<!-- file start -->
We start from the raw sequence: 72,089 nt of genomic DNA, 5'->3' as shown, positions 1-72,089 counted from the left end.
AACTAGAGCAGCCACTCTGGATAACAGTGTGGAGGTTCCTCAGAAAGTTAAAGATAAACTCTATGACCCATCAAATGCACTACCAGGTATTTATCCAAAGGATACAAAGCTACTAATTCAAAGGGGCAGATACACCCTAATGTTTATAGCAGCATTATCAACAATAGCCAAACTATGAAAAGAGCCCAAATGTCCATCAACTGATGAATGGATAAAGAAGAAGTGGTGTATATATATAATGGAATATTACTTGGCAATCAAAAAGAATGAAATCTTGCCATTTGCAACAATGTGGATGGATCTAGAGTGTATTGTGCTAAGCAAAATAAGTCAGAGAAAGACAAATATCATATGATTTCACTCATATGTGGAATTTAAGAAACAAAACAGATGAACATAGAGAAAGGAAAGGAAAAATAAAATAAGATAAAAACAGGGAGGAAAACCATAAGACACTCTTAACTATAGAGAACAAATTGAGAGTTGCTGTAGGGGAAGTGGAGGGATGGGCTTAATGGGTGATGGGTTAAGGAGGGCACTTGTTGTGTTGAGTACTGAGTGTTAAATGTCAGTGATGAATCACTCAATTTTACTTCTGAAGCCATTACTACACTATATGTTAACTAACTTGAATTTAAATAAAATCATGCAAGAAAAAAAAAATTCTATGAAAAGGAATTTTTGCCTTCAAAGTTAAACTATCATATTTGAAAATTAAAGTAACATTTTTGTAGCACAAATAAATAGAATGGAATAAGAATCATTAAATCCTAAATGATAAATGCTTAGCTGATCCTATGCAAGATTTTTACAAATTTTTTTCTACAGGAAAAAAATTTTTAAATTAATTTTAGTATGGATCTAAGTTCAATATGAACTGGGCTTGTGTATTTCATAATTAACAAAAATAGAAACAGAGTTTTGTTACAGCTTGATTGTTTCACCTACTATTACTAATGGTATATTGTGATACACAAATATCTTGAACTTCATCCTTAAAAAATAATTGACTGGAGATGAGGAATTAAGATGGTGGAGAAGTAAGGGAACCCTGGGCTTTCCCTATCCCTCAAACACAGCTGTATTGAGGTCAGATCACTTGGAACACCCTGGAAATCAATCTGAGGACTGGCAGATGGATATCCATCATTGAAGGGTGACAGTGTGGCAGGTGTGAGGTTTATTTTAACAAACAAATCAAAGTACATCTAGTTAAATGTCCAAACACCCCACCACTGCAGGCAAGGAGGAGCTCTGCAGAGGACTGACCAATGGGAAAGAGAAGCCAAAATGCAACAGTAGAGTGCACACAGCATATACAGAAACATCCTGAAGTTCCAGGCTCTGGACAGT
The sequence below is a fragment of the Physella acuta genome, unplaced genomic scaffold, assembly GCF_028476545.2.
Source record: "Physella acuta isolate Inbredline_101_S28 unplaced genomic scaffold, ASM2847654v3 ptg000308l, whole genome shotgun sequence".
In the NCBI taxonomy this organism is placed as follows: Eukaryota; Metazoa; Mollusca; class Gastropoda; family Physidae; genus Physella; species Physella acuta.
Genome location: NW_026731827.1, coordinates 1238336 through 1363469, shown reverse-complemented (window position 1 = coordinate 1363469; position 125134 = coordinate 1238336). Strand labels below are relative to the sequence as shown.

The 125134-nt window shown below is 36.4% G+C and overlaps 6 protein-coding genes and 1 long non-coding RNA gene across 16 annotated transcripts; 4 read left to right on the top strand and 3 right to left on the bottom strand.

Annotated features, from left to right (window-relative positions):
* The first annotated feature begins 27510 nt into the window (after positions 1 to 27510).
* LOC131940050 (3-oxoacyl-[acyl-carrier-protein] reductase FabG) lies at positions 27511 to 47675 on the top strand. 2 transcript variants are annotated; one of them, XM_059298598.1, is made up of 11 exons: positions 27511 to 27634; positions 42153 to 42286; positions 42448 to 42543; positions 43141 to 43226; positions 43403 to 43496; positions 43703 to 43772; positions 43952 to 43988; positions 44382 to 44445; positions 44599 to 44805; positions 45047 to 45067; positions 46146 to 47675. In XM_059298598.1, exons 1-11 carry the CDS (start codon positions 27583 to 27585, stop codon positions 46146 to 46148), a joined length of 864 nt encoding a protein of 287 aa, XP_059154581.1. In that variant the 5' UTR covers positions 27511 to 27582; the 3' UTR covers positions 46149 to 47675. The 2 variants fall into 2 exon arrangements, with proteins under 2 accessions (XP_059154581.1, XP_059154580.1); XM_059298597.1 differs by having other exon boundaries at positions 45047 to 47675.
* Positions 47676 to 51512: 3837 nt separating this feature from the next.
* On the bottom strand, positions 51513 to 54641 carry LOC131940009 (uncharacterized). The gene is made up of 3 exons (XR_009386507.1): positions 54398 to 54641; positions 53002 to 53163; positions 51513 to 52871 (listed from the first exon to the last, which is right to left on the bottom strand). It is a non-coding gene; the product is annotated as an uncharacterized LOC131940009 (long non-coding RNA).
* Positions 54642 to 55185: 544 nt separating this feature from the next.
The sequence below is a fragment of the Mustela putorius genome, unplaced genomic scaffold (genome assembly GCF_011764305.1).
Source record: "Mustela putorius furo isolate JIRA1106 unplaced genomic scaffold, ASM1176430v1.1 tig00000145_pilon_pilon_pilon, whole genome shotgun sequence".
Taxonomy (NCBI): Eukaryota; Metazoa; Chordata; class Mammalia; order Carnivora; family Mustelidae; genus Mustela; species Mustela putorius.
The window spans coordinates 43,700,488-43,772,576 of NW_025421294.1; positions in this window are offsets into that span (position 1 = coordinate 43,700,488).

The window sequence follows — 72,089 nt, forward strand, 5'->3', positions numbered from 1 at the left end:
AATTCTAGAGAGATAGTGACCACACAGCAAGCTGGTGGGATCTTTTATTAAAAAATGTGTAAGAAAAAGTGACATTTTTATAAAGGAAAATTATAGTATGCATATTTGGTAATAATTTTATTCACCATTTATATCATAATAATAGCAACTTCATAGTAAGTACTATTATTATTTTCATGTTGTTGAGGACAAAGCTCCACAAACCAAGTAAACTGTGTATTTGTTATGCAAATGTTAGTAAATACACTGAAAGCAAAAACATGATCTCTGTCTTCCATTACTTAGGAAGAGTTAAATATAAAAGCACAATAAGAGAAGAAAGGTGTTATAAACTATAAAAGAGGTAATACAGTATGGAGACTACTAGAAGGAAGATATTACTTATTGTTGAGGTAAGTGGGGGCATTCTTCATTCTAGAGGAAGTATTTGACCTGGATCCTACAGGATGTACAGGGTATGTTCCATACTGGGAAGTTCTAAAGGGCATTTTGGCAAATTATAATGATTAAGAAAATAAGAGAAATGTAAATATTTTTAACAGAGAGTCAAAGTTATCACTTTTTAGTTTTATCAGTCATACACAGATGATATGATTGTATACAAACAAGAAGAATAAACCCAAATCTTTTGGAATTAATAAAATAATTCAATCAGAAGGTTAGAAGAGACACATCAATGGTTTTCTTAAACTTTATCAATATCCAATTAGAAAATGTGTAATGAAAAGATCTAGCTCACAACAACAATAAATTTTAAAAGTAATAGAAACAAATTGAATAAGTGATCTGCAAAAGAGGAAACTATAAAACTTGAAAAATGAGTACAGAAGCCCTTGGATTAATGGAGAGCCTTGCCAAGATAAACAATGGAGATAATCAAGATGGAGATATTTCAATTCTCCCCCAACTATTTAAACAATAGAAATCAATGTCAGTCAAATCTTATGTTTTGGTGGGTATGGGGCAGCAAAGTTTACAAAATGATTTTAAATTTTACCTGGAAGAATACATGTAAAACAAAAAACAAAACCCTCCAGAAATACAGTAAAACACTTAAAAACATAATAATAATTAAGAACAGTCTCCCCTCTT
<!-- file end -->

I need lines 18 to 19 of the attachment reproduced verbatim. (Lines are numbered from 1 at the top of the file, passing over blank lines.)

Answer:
The window sequence follows — 72,089 nt, forward strand, 5'->3', positions numbered from 1 at the left end:
AATTCTAGAGAGATAGTGACCACACAGCAAGCTGGTGGGATCTTTTATTAAAAAATGTGTAAGAAAAAGTGACATTTTTATAAAGGAAAATTATAGTATGCATATTTGGTAATAATTTTATTCACCATTTATATCATAATAATAGCAACTTCATAGTAAGTACTATTATTATTTTCATGTTGTTGAGGACAAAGCTCCACAAACCAAGTAAACTGTGTATTTGTTATGCAAATGTTAGTAAATACACTGAAAGCAAAAACATGATCTCTGTCTTCCATTACTTAGGAAGAGTTAAATATAAAAGCACAATAAGAGAAGAAAGGTGTTATAAACTATAAAAGAGGTAATACAGTATGGAGACTACTAGAAGGAAGATATTACTTATTGTTGAGGTAAGTGGGGGCATTCTTCATTCTAGAGGAAGTATTTGACCTGGATCCTACAGGATGTACAGGGTATGTTCCATACTGGGAAGTTCTAAAGGGCATTTTGGCAAATTATAATGATTAAGAAAATAAGAGAAATGTAAATATTTTTAACAGAGAGTCAAAGTTATCACTTTTTAGTTTTATCAGTCATACACAGATGATATGATTGTATACAAACAAGAAGAATAAACCCAAATCTTTTGGAATTAATAAAATAATTCAATCAGAAGGTTAGAAGAGACACATCAATGGTTTTCTTAAACTTTATCAATATCCAATTAGAAAATGTGTAATGAAAAGATCTAGCTCACAACAACAATAAATTTTAAAAGTAATAGAAACAAATTGAATAAGTGATCTGCAAAAGAGGAAACTATAAAACTTGAAAAATGAGTACAGAAGCCCTTGGATTAATGGAGAGCCTTGCCAAGATAAACAATGGAGATAATCAAGATGGAGATATTTCAATTCTCCCCCAACTATTTAAACAATAGAAATCAATGTCAGTCAAATCTTATGTTTTGGTGGGTATGGGGCAGCAAAGTTTACAAAATGATTTTAAATTTTACCTGGAAGAATACATGTAAAACAAAAAACAAAACCCTCCAGAAATACAGTAAAACACTTAAAAACATAATAATAATTAAGAACAGTCTCCCCTCTT